Some people are interested in what walls would say if they could talk, but I think it would be much more revealing to interview my bobby pins.
I think Matt O’Brien may have captured my terrible habit best here, in “What it’s Like Living With A Girl”:
I would love to give a more moving account of my life and travels, but bobby pins are probably the only consistent artifact I’ve ever left in every state I’ve lived, and mine are scattered across Texas, Arizona, Tennessee and everywhere in between. Besides styling my lion’s mane in all sorts of styles from calm to crazy, I’m sure some are still littered in airports, sunk to the bottom of lakes and rivers and rusting on the side of old dirt roads.
Oh, the stories that these tiny brown hair sidekicks could tell.
There’s always going some at the bottom of every purse and suitcase I’ve ever carried that I’m sure could tell you tales about the varied and sometimes embarrassing cargo they’ve been stuffed alongside.
A portion are mixed onto other girls’ bathroom counters, from times where my hair accessories crossed theirs in a free-for-all at a sleepover makeover session. Several hundred were lost in the shuffle after being bought to get ready in a crammed bridal suite filled with girls in breezy pink dresses and one in white, coating them in hairspray and accidentally dropping one in a champagne glass right before we were to walk down an aisle. Some are under dirt by now in the Texas woods because I truly didn’t and still don’t understand how “camping” is supposed to be “low maintenance”. Too many ended up shoved to the side after a hairstyle that promised to be ‘easy’ on the internet did not fare so easy in my hands and on my head. A few may have ended up in cheap hotels, boat cupholders, guitar cases, and escaped being packed up again for my return trip from the homes of people I’ve loved in New York and Seattle and California, to Houston and beyond.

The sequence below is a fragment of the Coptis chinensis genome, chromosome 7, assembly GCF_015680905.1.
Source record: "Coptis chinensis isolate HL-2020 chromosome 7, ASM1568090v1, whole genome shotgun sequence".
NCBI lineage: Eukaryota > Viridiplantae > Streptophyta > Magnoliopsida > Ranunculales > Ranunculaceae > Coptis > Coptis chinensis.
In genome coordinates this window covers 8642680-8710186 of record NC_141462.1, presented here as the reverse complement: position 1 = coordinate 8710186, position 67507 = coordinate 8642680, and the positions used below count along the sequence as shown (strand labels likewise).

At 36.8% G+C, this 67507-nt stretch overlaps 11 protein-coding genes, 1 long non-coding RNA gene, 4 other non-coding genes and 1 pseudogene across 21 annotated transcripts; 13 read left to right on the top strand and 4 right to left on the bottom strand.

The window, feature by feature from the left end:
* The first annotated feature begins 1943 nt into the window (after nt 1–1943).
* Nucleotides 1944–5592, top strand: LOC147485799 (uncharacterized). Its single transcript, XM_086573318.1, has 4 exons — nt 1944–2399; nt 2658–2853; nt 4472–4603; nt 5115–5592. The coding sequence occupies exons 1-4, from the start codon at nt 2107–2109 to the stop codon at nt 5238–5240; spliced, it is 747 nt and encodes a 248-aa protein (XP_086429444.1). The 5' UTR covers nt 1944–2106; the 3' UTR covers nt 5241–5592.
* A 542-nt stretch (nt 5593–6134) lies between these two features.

There’s still some probably along the baseboard in old musty apartments that I miss living in. A few are still lingering between couch cushions in residences that I haven’t been back to for good reason, or still clinging to carpet under the seats in the cars of ex-boyfriends, no matter how close the vacuum attachment at the carwash tries to get. There’s some bent ones in dressing rooms attached to productions and performances of my youth that I swore would eventually put my name in lights. One or two may have slipped out of the most-polished-hairstyle I could manage at a fancy office building while at a job interview that eventually disappointed me when they hired someone else. I irresponsibly left some especially terrible ones in my clothes pockets and tore up clothing during a high-energy spin cycle in many a washing machine.
At this point they very well may have poked someone’s foot, contributed to a moving-out cleaning fee I had to pay, held the hair back of both a close girlfriend or a stranger or even snapped in half, and I suppose we’ll never know.
But with a lot of hair comes a lot of responsibilities- and a lot of flyaways. So, consider this my formal apology for my carbon footprint of bobby pins, and my promise that if you ever invite me over, you might end up with a straggler.
But hey, if you can handle little brown hair pins, you’re going to be just fine with all the glitter I continue to spread everywhere I go.